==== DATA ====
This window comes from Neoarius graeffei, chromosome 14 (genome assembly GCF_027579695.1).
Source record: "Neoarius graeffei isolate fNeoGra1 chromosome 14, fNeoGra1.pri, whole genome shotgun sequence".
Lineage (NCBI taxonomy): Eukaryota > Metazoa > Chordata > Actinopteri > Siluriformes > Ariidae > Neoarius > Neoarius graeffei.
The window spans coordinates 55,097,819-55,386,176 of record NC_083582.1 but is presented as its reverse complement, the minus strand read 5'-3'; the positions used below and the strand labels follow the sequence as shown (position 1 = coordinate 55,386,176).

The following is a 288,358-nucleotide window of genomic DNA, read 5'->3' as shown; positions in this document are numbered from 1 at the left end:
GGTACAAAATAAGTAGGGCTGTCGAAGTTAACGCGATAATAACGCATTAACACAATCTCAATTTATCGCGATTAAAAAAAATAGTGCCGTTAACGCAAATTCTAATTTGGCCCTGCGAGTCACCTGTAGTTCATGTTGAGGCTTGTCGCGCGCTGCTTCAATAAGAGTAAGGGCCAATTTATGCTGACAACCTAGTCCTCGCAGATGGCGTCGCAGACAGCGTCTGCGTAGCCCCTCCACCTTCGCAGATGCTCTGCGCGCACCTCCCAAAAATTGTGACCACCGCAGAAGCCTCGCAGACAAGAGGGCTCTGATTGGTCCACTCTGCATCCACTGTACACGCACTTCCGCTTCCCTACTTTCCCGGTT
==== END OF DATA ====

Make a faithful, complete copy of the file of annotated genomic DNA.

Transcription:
This window comes from Neoarius graeffei, chromosome 14 (genome assembly GCF_027579695.1).
Source record: "Neoarius graeffei isolate fNeoGra1 chromosome 14, fNeoGra1.pri, whole genome shotgun sequence".
Lineage (NCBI taxonomy): Eukaryota > Metazoa > Chordata > Actinopteri > Siluriformes > Ariidae > Neoarius > Neoarius graeffei.
The window spans coordinates 55,097,819-55,386,176 of record NC_083582.1 but is presented as its reverse complement, the minus strand read 5'-3'; the positions used below and the strand labels follow the sequence as shown (position 1 = coordinate 55,386,176).

The following is a 288,358-nucleotide window of genomic DNA, read 5'->3' as shown; positions in this document are numbered from 1 at the left end:
GGTACAAAATAAGTAGGGCTGTCGAAGTTAACGCGATAATAACGCATTAACACAATCTCAATTTATCGCGATTAAAAAAAATAGTGCCGTTAACGCAAATTCTAATTTGGCCCTGCGAGTCACCTGTAGTTCATGTTGAGGCTTGTCGCGCGCTGCTTCAATAAGAGTAAGGGCCAATTTATGCTGACAACCTAGTCCTCGCAGATGGCGTCGCAGACAGCGTCTGCGTAGCCCCTCCACCTTCGCAGATGCTCTGCGCGCACCTCCCAAAAATTGTGACCACCGCAGAAGCCTCGCAGACAAGAGGGCTCTGATTGGTCCACTCTGCATCCACTGTACACGCACTTCCGCTTCCCTACTTTCCCGGTT